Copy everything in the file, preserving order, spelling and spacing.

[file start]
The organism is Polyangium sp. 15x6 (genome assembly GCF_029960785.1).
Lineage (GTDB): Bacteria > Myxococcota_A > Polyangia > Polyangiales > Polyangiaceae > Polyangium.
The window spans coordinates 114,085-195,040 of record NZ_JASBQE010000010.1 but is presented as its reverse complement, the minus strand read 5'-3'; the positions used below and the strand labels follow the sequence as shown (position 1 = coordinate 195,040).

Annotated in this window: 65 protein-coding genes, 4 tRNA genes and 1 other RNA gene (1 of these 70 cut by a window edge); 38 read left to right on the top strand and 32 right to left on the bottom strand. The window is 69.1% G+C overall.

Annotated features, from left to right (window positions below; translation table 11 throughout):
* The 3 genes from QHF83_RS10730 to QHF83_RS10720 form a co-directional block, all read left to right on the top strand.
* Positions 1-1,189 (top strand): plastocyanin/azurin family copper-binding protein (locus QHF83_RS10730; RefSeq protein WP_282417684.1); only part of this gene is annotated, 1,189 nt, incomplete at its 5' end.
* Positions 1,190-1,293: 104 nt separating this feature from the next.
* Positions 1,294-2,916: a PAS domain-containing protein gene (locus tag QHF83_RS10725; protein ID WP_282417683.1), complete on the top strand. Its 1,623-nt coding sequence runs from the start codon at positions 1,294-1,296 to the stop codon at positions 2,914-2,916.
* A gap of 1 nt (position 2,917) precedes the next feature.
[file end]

The organism is Polyangium sp. 15x6 (genome assembly GCF_029960785.1).
Lineage (GTDB): Bacteria > Myxococcota_A > Polyangia > Polyangiales > Polyangiaceae > Polyangium.
The window spans coordinates 114,085-195,040 of record NZ_JASBQE010000010.1 but is presented as its reverse complement, the minus strand read 5'-3'; the positions used below and the strand labels follow the sequence as shown (position 1 = coordinate 195,040).

Annotated in this window: 65 protein-coding genes, 4 tRNA genes and 1 other RNA gene (1 of these 70 cut by a window edge); 38 read left to right on the top strand and 32 right to left on the bottom strand. The window is 69.1% G+C overall.

Annotated features, from left to right (window positions below; translation table 11 throughout):
* The 3 genes from QHF83_RS10730 to QHF83_RS10720 form a co-directional block, all read left to right on the top strand.
* Positions 1-1,189 (top strand): plastocyanin/azurin family copper-binding protein (locus QHF83_RS10730; RefSeq protein WP_282417684.1); only part of this gene is annotated, 1,189 nt, incomplete at its 5' end.
* Positions 1,190-1,293: 104 nt separating this feature from the next.
* Positions 1,294-2,916: a PAS domain-containing protein gene (locus tag QHF83_RS10725; protein ID WP_282417683.1), complete on the top strand. Its 1,623-nt coding sequence runs from the start codon at positions 1,294-1,296 to the stop codon at positions 2,914-2,916.
* A gap of 1 nt (position 2,917) precedes the next feature.